THE STRANGER: One thing I'm really interested in is how the movie looks and moves, how you translate the aesthetic of a comic into a movie. It felt to me like a new kind of narrative altogether, that it moved differently. There's a stillness in it that I really liked. A willingness for the camera to linger.
DAN CLOWES: That comes from [director Terry Zwigoff's] sensibility, from making documentaries where you leave the camera on a little longer than you need to and you get some of your most interesting moments. There were times in Ghost World where all the actors thought the scene was cut and then you see some truly human moment there for a second. In the scene when Thora [Birch, as Enid] and her dad, played by Bob Balaban--
One of my favorite actors.
He is amazing. And he's eating this bagel and really being gross about it. And we let the camera go and Thora finally gives this look of real disgust. And Terry and I were watching it in the editing room and we kept cutting it before that, but we kept saying, "That's such a great thing!" Because we both remember being so appalled by our parents when we were kids, and how disgusting it is for kids to watch their dads eat. There's something so human about that, so we had to keep it in even though it's weird and the moment goes on and on.
I loved the scene when Enid comes in and sees Teri Garr there, and Teri's got a mouthful of food that she's trying to talk through and it's this awkward moment. So she gets through the mouthful and goes ahead and takes another bite. So it's kind of willfully awkward.
She can't stop!
I couldn't help but think that Steve Buscemi looked more than anything like the drawing you did of yourself in the comic--when Enid goes to the book signing.
He looks so much like a Dan Clowes character. When I first saw him, probably in Mystery Train, I thought, my God, this guy is born to be in one of my movies. I was maybe 25 years old and saying, "One day I will cast this guy as one of my characters." And when we wrote the Seymour character, he was the only actor we could think of who would be right for the part. And he's perfect.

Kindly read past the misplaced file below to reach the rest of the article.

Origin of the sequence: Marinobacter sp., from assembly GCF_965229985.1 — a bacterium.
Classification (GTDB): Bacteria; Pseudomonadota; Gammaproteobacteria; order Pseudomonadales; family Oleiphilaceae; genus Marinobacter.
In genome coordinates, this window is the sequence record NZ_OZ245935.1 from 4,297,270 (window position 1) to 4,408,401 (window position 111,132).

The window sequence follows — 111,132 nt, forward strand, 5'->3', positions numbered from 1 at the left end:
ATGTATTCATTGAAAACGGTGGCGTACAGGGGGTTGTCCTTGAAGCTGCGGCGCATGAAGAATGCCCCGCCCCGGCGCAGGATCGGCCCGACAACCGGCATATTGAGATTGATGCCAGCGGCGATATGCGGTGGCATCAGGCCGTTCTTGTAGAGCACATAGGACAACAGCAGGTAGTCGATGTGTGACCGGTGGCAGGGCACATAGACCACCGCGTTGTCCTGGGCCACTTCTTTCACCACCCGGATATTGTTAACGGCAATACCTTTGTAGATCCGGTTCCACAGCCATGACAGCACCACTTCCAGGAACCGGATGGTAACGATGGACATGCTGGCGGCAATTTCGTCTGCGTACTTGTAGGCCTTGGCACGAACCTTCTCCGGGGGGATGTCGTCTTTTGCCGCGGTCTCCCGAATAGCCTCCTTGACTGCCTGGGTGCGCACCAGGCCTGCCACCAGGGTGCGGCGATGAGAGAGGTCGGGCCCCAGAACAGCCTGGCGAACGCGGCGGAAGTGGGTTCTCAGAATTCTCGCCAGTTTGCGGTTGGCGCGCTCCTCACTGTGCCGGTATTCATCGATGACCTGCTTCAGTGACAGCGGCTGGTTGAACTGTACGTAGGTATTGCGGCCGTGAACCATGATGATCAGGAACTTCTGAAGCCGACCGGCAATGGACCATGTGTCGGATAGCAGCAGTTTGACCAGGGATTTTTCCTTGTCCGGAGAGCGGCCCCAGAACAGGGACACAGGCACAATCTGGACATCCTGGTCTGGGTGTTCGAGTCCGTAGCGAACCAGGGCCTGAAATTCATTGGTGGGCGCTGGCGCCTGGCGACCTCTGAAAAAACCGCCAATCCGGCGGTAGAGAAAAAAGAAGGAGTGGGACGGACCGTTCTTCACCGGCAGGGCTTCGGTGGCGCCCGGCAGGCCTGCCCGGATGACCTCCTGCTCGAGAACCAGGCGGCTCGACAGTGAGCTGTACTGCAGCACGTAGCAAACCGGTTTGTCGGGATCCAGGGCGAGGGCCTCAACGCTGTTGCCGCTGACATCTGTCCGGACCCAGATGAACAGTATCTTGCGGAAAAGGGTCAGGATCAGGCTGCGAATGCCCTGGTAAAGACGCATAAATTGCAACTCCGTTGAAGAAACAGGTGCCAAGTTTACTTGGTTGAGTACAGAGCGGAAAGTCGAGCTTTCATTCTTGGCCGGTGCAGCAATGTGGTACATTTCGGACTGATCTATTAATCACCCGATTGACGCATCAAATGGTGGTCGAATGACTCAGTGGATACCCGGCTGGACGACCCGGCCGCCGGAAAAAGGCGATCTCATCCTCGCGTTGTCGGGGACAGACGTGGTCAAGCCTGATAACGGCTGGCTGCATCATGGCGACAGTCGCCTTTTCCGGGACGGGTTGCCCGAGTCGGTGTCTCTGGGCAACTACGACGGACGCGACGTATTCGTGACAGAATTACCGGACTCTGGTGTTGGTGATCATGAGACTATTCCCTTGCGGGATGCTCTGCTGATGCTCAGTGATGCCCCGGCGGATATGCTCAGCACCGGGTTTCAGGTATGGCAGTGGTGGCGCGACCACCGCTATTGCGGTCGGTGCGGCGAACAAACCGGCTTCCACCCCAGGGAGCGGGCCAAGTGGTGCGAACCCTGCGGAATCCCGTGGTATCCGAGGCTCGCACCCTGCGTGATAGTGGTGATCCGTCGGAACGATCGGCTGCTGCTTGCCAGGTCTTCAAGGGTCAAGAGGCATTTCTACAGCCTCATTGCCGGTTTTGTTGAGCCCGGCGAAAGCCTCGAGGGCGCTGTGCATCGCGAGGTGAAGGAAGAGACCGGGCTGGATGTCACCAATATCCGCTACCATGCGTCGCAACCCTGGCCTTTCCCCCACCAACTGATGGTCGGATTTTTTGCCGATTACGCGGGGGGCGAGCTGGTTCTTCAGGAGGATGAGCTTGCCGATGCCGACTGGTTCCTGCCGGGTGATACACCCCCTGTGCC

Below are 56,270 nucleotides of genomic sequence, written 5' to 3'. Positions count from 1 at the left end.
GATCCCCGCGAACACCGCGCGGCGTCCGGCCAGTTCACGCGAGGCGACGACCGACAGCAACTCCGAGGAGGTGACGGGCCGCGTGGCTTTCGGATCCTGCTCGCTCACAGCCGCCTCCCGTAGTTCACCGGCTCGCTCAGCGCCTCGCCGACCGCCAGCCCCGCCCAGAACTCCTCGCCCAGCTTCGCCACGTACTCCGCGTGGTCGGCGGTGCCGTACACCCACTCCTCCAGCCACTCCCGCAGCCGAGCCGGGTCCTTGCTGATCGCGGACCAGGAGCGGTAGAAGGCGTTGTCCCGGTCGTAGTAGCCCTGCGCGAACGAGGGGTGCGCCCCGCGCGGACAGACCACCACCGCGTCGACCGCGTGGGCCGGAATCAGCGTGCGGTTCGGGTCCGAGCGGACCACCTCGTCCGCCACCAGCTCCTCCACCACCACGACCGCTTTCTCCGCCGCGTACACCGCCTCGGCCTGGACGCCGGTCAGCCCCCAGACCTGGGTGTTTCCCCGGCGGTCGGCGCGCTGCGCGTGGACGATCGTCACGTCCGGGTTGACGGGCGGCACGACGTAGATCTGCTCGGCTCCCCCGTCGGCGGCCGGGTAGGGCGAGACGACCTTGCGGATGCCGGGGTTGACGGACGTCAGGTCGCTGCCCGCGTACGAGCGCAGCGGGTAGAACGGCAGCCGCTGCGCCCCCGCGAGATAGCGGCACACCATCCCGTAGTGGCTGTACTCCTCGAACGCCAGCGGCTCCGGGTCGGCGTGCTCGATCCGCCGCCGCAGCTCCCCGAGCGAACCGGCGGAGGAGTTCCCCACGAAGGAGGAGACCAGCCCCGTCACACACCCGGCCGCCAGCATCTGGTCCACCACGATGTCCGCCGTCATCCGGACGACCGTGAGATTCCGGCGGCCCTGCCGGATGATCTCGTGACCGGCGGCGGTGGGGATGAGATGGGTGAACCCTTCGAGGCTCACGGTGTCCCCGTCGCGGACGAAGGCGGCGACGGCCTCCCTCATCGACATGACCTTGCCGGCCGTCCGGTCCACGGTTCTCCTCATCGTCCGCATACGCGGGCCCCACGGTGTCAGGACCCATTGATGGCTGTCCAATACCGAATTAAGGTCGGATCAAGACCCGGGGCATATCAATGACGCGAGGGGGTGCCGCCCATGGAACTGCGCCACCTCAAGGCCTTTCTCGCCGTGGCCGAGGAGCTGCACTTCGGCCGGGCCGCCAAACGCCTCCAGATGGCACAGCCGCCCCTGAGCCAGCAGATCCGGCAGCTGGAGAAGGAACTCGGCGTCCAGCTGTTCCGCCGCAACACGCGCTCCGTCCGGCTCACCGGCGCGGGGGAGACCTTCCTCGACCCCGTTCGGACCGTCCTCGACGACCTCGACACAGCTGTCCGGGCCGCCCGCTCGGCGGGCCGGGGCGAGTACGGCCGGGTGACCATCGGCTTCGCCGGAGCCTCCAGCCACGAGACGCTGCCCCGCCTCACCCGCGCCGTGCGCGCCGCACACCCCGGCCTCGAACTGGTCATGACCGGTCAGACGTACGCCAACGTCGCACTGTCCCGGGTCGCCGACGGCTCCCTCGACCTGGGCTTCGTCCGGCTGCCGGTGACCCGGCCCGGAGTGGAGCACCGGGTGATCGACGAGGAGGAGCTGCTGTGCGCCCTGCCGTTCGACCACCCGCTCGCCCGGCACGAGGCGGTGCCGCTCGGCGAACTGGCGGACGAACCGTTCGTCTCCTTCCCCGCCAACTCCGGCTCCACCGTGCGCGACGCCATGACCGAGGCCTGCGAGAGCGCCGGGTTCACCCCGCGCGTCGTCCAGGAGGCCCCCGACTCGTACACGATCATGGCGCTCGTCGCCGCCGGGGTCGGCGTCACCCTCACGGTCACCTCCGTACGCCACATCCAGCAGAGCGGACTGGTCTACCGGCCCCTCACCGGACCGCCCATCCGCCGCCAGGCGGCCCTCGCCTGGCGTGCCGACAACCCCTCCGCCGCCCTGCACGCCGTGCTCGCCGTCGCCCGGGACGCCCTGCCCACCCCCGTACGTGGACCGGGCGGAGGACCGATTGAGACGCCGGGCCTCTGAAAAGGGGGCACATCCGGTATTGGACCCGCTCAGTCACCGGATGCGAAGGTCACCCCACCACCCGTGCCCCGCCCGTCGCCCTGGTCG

I've been having this ongoing conversation with a friend of mine about the difference between someone who is a poseur and someone like Seymour, who is so obsessed with something that he's just nerdily oblivious. And Enid is very quick to come down on people who claim to be things that they have no real knowledge of.
I certainly share Enid's point of view. I think in this film, when she first sees Seymour he's just a funny guy to vaguely laugh at, amusing, a living human cartoon, like the Satanists. And once she experiences him a little more, and he gives her this record that's really emotionally powerful, she sees that he's really authentic. He's what she's looking for in the world, a person who... doesn't allow outside forces to dictate his choices in life. And even though he seems unhappy and isolated and alienated, he's got his own opinions and lives by his own rules. She finds something very strong in that. Up until then she's going to bad '50s diners because she relates to the fact that it's bad and a failure, and she finds some humanity in all that.
I felt more strongly in the movie than in the comic that Enid is in danger of becoming a victim of her own piety.
Right. You exclude everyone--and then you're alone. That's what Enid is going through. She's given all these vague options, none of which she likes, and one by one she's taking them off her list. And all of a sudden she's up against the wall.
Back to the stillness and lingering camera: It seems that when you create cartoon characters, you identify their outstanding features, and kind of... not exaggerate them, but insist on them. And I felt like you did this with the camera somehow. So with Enid's bobbed hair and glasses, with Rebecca's lips and profile filmed so carefully, it seems like you've managed to achieve something analogous to what happens in print.
We discussed with the cinematographer that we wanted to have this comic-bookish look, but not what you typically associate with that, with Batman or X-Men, but something where the colors are enhanced and stronger but alienating in some way. It's candy-colored but has some horrifying strip-mall signage yelling at you. He really took it to heart and studied that comic carefully, looked at all my comics and how I use color on the covers, and tried to adapt that on film. He was very conscientious in getting this new look on film.
But not too literal-minded, like Dick Tracy.
I didn't like that at all. To me that's all very insulting to comics, to say that we want them to look stupid and degraded, where everything is removed that has any nuance or subtlety. We wanted it to have this quality of being slightly overly colorful, the way the modern world looks where everything is trying to get your attention at once. To have some sort of aestheticized quality. We tried to make the streets intentionally empty, so you see the signage and storefronts but there's nobody there. It captures this weird feeling of alienation in the endless modern consumer culture that's omnipresent in every part of America.